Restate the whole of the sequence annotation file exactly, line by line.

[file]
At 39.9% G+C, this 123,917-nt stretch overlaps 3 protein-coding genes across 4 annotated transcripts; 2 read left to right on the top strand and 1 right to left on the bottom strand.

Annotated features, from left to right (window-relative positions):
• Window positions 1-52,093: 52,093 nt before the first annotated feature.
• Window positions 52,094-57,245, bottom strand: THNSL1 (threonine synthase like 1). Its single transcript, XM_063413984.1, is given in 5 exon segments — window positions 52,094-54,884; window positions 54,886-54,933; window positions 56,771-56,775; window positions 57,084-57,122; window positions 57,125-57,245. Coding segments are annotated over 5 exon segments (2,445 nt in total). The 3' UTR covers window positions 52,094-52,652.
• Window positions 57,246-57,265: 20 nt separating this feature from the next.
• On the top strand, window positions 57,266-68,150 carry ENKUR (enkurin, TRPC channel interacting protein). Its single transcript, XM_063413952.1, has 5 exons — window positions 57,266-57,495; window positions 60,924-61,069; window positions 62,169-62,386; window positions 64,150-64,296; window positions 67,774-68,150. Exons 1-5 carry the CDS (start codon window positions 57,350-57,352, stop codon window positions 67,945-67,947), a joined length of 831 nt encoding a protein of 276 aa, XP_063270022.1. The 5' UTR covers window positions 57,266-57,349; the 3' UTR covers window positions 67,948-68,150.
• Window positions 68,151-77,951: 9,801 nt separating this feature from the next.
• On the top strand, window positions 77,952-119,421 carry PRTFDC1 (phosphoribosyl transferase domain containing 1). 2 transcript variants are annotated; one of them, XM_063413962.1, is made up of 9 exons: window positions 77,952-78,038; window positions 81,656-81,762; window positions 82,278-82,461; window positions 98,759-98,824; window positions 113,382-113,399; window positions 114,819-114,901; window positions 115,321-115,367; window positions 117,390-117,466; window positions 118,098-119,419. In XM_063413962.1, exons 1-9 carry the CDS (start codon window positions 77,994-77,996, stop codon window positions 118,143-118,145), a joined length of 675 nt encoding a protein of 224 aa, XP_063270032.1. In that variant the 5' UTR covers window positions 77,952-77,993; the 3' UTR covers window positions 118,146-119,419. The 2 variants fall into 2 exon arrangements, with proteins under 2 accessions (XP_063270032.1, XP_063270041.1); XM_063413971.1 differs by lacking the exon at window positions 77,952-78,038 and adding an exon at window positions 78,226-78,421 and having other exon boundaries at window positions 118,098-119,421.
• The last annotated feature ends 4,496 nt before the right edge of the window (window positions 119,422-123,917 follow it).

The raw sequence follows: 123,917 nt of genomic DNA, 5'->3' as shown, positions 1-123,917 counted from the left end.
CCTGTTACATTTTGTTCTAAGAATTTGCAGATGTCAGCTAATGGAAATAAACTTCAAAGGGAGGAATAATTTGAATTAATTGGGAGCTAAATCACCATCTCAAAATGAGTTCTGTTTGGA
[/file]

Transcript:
At 39.9% G+C, this 123,917-nt stretch overlaps 3 protein-coding genes across 4 annotated transcripts; 2 read left to right on the top strand and 1 right to left on the bottom strand.

Annotated features, from left to right (window-relative positions):
• Window positions 1-52,093: 52,093 nt before the first annotated feature.
• Window positions 52,094-57,245, bottom strand: THNSL1 (threonine synthase like 1). Its single transcript, XM_063413984.1, is given in 5 exon segments — window positions 52,094-54,884; window positions 54,886-54,933; window positions 56,771-56,775; window positions 57,084-57,122; window positions 57,125-57,245. Coding segments are annotated over 5 exon segments (2,445 nt in total). The 3' UTR covers window positions 52,094-52,652.
• Window positions 57,246-57,265: 20 nt separating this feature from the next.
• On the top strand, window positions 57,266-68,150 carry ENKUR (enkurin, TRPC channel interacting protein). Its single transcript, XM_063413952.1, has 5 exons — window positions 57,266-57,495; window positions 60,924-61,069; window positions 62,169-62,386; window positions 64,150-64,296; window positions 67,774-68,150. Exons 1-5 carry the CDS (start codon window positions 57,350-57,352, stop codon window positions 67,945-67,947), a joined length of 831 nt encoding a protein of 276 aa, XP_063270022.1. The 5' UTR covers window positions 57,266-57,349; the 3' UTR covers window positions 67,948-68,150.
• Window positions 68,151-77,951: 9,801 nt separating this feature from the next.
• On the top strand, window positions 77,952-119,421 carry PRTFDC1 (phosphoribosyl transferase domain containing 1). 2 transcript variants are annotated; one of them, XM_063413962.1, is made up of 9 exons: window positions 77,952-78,038; window positions 81,656-81,762; window positions 82,278-82,461; window positions 98,759-98,824; window positions 113,382-113,399; window positions 114,819-114,901; window positions 115,321-115,367; window positions 117,390-117,466; window positions 118,098-119,419. In XM_063413962.1, exons 1-9 carry the CDS (start codon window positions 77,994-77,996, stop codon window positions 118,143-118,145), a joined length of 675 nt encoding a protein of 224 aa, XP_063270032.1. In that variant the 5' UTR covers window positions 77,952-77,993; the 3' UTR covers window positions 118,146-119,419. The 2 variants fall into 2 exon arrangements, with proteins under 2 accessions (XP_063270032.1, XP_063270041.1); XM_063413971.1 differs by lacking the exon at window positions 77,952-78,038 and adding an exon at window positions 78,226-78,421 and having other exon boundaries at window positions 118,098-119,421.
• The last annotated feature ends 4,496 nt before the right edge of the window (window positions 119,422-123,917 follow it).

The raw sequence follows: 123,917 nt of genomic DNA, 5'->3' as shown, positions 1-123,917 counted from the left end.
CCTGTTACATTTTGTTCTAAGAATTTGCAGATGTCAGCTAATGGAAATAAACTTCAAAGGGAGGAATAATTTGAATTAATTGGGAGCTAAATCACCATCTCAAAATGAGTTCTGTTTGGA